Snow was piled on the ground and temperatures hovered below 40 degrees for the first Saint Patrick’s Day parade of the year out in Rockaway, Queens, yesterday. But the residents turned out strongly anyway. Crowds of bright green lined the parade route, an antidote to the chill weather.
Saint Patrick’s Day is not until March 17th, but parades happen in New York throughout the month so that the same bands can march in all of them. That’s why Rockaways celebrates so early. For them Saturday, March 2 was the real celebration, nothing much happens on the day itself.
“It would have to be 25 degrees, 25mph winds and snowing. Then I’m probably going to stay in the house. Otherwise you bundle up,” said Owen Loof. “You do it for Rockaway.”
Not quite bundled up, Loof watched the NYPD section of the parade march by to supportive whoops from the crowds lining the route, dressed in a green suit covered in shamrocks. He also wears a green hat, and over his white shirt and green be-shamrocked tie he has a jumper with a leprechaun on it. Loof calls himself the ‘best dressed man in Rockaway’ and he’s something of a local celebrity for his colorful suits. He found the suit in Target and knew he had to have it. It was the last one and luckily it fit.
Loof grew up in Rockaway and has lived here most of his life—and he couldn’t imagine not coming out to celebrate. “It’s the Irish tradition,” says Loof, “you love to do it.”
After the parade, the school hall was packed with marching bands and young Irish dancers. Women distributed plates and plates of ham sandwiches and pickles that they brought in from home wrapped in cellophane. A row of giant, shiny, green and gold trophies lined the floor of the stage at the front of the hall, waiting to be distributed. Once everyone had eaten, they would be awarded to the lucky few for best band, best drummer etc.
“Today I woke up and I was just excited that the season’s starting,” says Matt Donovan, who is part of Knights of Columbus Co. 126 Pipes and Drums marching band. Donovan has been participating since age 12, when his older brother, James, got him involved “to keep me out of trouble.” He’s 28 now and has a small shamrock outlined in black and filled with green tattooed on his hand.
Three generations of his family have been involved in the band. Now his niece, James Donovan’s daughter, will be the fourth. Donovan’s grandfather was buried in his Knights of Columbus kilt.
The band is booked for parades the rest of the season. They do a couple of others – on Labor Day, Mardi Gras – but their busiest time is March. “March madness” they call it. They’re marching in a parade on Staten Island on Sunday, and after the main New York Saint Patrick’s Day Parade on Saturday the 16th (the City doesn’t ever hold parades on Sundays) they’ll be taking a bus straight for the airport to fly to Cork, in southern Ireland, to march in the Cork parade on the March 17th. It will be their second time marching in Ireland. They also marched in Dublin in 2002. This year they didn’t submit their application for the Dublin parade in time.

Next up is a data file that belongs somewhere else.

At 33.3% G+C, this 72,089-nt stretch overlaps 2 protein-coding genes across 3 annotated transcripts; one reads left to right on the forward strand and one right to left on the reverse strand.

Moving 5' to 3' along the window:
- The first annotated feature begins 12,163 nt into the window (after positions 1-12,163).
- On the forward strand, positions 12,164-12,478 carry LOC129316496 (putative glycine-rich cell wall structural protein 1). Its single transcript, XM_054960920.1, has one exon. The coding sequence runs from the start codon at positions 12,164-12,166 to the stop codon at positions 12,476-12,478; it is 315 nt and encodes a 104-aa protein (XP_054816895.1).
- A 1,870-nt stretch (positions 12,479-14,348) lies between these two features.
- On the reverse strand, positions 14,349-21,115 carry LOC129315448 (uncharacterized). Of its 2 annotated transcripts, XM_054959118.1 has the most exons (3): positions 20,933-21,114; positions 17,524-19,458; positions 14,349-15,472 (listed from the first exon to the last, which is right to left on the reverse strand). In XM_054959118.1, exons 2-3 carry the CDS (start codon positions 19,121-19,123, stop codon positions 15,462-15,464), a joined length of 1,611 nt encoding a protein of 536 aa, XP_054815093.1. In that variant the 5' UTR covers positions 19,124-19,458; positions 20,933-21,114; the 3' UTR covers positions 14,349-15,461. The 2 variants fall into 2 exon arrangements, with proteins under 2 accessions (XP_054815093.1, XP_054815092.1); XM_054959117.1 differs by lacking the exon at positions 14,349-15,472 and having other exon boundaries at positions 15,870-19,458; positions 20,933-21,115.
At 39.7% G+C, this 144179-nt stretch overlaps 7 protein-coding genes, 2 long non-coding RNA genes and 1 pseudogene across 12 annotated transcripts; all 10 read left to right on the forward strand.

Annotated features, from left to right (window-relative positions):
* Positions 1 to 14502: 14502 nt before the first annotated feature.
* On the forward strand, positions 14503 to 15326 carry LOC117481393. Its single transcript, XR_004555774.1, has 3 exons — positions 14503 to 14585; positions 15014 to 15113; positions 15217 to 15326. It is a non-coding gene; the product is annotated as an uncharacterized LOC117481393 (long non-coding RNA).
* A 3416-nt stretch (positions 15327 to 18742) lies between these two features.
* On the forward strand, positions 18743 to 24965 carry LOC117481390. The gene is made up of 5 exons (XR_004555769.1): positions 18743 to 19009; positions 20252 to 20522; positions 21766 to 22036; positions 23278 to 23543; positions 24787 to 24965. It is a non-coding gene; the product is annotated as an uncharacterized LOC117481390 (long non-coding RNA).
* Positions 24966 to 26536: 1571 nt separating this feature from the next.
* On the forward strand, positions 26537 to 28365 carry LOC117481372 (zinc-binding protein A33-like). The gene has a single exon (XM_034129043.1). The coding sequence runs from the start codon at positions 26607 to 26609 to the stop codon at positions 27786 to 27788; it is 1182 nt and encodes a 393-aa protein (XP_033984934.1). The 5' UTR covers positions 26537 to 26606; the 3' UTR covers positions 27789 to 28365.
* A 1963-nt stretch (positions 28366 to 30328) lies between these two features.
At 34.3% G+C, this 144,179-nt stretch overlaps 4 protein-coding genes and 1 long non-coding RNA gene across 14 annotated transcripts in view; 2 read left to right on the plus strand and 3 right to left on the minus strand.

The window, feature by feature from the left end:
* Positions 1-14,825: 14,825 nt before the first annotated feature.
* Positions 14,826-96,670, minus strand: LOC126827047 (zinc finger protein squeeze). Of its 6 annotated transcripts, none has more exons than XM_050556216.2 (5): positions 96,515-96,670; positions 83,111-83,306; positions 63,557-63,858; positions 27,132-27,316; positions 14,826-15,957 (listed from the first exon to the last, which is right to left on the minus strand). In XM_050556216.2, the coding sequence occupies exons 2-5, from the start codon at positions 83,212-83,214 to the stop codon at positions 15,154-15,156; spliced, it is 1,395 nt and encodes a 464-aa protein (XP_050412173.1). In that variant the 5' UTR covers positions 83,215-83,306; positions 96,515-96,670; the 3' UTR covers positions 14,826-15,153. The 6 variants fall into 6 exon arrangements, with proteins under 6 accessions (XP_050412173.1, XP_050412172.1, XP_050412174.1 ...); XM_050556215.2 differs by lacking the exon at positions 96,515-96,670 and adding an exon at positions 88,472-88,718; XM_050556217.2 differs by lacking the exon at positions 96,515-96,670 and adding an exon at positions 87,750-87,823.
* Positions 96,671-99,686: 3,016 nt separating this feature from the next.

The members are each paid $5 per march, so the free sandwiches are appreciated. But the pay has added up over the years so that they are able to cover their travel to Ireland from the fund they’d created.
Bob Murphy started the band in 1991 and recruited his first band members through the Knights of Columbus Castle, a Catholic men’s club. “I’ve just always loved bands’” he says. He was responsible for getting the Donovan brothers’ grandfather involved in the first place. He loves the camaraderie. He’s 82 now and will keep playing with whatever time God gives him, he says.
“I could use a new set of knees though.”
Michael Diviney, his extended family, neighbors and friends stood around a snowman they’d built in the front drive and christened “Jameson” after the whiskey, in honor of St. Patrick’s Day. Saturday, according to Rockaway tradition, was the unofficial start of spring. So, of course, the family built the biggest snowman in the neighborhood to mark the day.
“There is no way this parade is not going on. Unless there’s a hurricane or something,” says Diviney. The clan watched the parade as it marched in front of their house and chatted to anyone who passed by. As the temperature dropped with the sun’s disappearing rays, people headed indoors – where they continued the festivities.
Inside the house was filled with green, white and orange: woven crepe paper streamers and green foil shamrocks threaded on string dangled from the kitchen and living room ceilings. On the kitchen counter were mounds of food for all the neighbors and guests who will stop by: home-made shepherd’s pie, ham, cabbage and bacon and potatoes. The fridge was well-stocked with beer, wine and whiskey. Shot glasses with green, white and orange jell-o are ready for later – the white was made with champagne.
“Family, friends, drink, heritage, remembering our parents. The parade means everything,” says Christina Reynolds, Diviney’s cousin who had driven in from Long Island for the day. There’s a sense of pride to being Irish in the Rockaways, she explains. Her own parents are no longer alive but she came to spend the day with her cousins and aunt. “They’d want me to be here.” For her, she explains, the parade means ‘home.’